It was nine years ago when I first arrived in Texas to interview for the Victoria Advocate.
My initial meetings spanned two full days, and my test assignment as a would-be faith reporter involved writing a feature story on the Victoria Islamic Center.
So on my second day of the interview schedule, still a bit out of my element and exhausted from back-to-back meetings with staff, a colleague drove me over to the Islamic Center, where I was informed the imam was waiting for me. When I walked up to the door, determined to write the best test story the Advocate had ever read, the doors were locked. No one was there. No one answered the phone. I returned to the car, confused and wondering if I’d just been punked.
For a good part of the day, I pondered on the possibility my new bosses were testing me. “Were my editors trying to gauge how well I could pivot on deadline?” I ended up receiving a secondary assignment, which was a fairly complicated piece on a rehabilitation project in DeLeon Plaza, and had an hour less to complete it. I wasn’t thrilled with the outcome of the second article, but I made it through the day.
So, I got the job. And it wasn’t long before I started writing all kinds of stories on religion in the region and taking many trips to and from local churches, temples and, eventually, the Islamic Center.
This Saturday, almost as a perfect bookend to my start nine years ago, my final faith story will run. And wouldn’t you know it, it’s on the same imam, from the same Islamic Center I was expecting to meet my very first test day reporting for the Advocate.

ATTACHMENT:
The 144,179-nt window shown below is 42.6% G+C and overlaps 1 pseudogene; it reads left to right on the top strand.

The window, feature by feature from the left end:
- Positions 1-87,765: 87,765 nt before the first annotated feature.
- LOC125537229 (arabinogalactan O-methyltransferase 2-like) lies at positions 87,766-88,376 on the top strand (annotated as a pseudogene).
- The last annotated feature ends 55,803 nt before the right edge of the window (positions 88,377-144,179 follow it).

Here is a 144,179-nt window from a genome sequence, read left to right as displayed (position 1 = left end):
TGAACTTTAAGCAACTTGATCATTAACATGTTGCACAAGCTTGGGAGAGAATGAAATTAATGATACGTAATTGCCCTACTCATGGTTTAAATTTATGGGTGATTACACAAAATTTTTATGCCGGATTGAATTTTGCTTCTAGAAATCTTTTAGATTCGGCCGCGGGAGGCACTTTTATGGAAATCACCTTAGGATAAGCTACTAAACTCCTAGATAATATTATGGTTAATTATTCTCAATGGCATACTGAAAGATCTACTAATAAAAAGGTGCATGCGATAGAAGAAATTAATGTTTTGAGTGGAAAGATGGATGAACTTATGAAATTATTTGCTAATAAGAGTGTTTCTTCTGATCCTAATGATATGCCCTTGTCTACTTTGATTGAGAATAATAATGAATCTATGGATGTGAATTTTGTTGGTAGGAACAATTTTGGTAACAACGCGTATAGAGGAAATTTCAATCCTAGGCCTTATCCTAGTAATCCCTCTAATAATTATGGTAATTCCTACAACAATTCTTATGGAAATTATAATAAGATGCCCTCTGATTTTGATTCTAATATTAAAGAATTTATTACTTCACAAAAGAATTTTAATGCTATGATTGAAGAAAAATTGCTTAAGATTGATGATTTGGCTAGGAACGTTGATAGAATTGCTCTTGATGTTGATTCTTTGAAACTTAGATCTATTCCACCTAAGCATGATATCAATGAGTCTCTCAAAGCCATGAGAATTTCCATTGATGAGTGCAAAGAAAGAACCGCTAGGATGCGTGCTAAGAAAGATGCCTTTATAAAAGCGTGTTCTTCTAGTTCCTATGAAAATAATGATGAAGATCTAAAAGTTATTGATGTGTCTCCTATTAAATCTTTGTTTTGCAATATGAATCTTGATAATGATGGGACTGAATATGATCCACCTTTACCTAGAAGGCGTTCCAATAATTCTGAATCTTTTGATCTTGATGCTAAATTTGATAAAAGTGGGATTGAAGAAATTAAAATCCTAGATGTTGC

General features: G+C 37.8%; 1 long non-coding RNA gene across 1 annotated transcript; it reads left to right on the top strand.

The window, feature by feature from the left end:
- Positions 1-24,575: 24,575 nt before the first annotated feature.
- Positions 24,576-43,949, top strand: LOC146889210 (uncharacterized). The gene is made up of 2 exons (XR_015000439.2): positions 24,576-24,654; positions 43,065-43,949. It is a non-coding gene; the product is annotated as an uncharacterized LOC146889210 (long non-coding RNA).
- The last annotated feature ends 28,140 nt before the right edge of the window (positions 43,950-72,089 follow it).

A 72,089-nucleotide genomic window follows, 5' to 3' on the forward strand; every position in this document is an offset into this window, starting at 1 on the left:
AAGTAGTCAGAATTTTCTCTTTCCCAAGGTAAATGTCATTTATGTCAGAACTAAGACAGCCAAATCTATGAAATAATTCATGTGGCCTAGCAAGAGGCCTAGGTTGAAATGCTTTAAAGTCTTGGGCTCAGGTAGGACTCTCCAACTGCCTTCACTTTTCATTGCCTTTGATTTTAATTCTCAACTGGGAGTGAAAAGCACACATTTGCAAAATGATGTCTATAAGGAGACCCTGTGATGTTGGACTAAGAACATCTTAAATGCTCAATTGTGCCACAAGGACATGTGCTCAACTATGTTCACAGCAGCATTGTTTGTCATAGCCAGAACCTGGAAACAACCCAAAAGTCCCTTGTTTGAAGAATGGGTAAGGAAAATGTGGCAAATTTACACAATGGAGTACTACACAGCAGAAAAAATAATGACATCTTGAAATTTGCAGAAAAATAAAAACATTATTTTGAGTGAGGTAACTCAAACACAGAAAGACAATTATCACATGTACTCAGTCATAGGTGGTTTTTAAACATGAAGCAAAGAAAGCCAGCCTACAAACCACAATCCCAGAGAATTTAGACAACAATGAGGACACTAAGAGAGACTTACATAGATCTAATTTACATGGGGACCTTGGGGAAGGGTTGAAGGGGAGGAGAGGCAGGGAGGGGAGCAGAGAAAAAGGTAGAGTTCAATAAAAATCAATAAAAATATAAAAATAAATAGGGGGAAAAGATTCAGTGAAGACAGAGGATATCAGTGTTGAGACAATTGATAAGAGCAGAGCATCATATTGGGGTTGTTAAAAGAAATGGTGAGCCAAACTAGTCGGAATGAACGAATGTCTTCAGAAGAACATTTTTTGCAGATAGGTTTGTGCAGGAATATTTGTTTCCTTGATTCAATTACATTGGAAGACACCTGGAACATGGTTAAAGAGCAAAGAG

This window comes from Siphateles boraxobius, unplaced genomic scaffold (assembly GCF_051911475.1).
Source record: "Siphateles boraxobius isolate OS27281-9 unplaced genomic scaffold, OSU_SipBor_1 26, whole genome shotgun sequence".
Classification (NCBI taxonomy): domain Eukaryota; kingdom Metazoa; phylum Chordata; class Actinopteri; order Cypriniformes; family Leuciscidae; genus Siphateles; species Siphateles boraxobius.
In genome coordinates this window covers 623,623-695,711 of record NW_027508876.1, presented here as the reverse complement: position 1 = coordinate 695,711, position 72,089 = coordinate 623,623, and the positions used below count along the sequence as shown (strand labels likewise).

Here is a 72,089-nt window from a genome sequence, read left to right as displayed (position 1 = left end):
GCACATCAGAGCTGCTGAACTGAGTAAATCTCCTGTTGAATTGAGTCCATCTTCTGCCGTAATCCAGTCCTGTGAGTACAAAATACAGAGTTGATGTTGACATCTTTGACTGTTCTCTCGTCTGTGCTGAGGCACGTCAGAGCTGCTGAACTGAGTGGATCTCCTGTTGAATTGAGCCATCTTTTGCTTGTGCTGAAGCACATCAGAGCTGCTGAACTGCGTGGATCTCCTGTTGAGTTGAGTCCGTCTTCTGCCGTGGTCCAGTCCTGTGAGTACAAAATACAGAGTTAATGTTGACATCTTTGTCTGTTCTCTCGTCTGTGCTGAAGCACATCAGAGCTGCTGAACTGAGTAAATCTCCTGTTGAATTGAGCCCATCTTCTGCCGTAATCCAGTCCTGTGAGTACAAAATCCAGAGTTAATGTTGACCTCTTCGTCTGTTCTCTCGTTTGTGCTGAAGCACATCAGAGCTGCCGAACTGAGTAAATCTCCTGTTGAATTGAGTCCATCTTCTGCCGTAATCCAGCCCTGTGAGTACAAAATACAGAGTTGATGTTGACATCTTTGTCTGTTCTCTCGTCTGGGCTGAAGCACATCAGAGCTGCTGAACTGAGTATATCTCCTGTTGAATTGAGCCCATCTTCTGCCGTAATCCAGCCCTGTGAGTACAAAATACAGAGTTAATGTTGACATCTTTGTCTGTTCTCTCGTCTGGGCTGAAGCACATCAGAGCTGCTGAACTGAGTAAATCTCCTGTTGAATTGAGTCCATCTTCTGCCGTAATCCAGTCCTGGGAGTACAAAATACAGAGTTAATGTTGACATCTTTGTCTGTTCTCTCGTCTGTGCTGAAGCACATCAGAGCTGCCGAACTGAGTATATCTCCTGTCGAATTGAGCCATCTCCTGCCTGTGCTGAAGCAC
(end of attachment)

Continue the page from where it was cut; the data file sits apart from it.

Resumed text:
Everything in life comes full circle, eventually.
When I left the Advocate two years ago to return to graduate school, I knew I couldn’t continue writing for the faith section forever. It was a love of mine. One of my great loves, actually. And I wasn’t ready to give it up. I wasn’t ready to give you up. It was a great love story because of you.
But it’s time now. I’m stepping away and stepping down, and entering a new chapter of my career, where I’ve accepted a new position as managing editor of AramcoWorld magazine in Houston.
That’s right, we’re back in Texas.
I can’t tell you how many times I’ve been supported and encouraged, inspired and cheered up by your emails, phone calls, text messages and grocery store run-ins over this last (near) decade. There has not been a week that has gone by that someone hasn’t reached out to me and shared their wisdom or personal anecdotes behind why my stories and columns resonated with them. I’m so humbled every week by those who actually take the time to not only read the stories, but then make an effort to reach out to the one who wrote it. It’s touching. It truly is.
Through the years, I’ve thought many times about giving up the faith beat. It seemed a logical next step after I moved away, actually. But I always felt like I’d be missing out on telling all of your fantastic, ever- evolving faith stories. I always felt I’d be missing out on your lives and our weekly interactions.
And I’m sure, to some extent, I will be missing out.
Stepping down from the Advocate wasn’t a hasty decision, and it’s been in the works for some months. But now, it’s time to step away and say goodbye.
It has been my honor to serve you these last nine years. It has been my joy and pleasure. I sincerely thank you for a decade of life-changing, God-honoring stories that helped bring a community together every Saturday. You’ve inspired and encouraged people all over Texas, all over the world and given hope to many by sharing your journey.
Always feel free to reach out to me should you ever need anything. And I hope you’ll continue to live your lives boldly and share your faith courageously.
Goodbyes are never easy.
But I’m not sure this is goodbye, exactly. It’s a beginning, of sorts – the beginning of something new.
And I pray we may always support one another as we choose to move into exciting new seasons of life.
Much love, many thanks, and here’s to the next decade –wherever we land.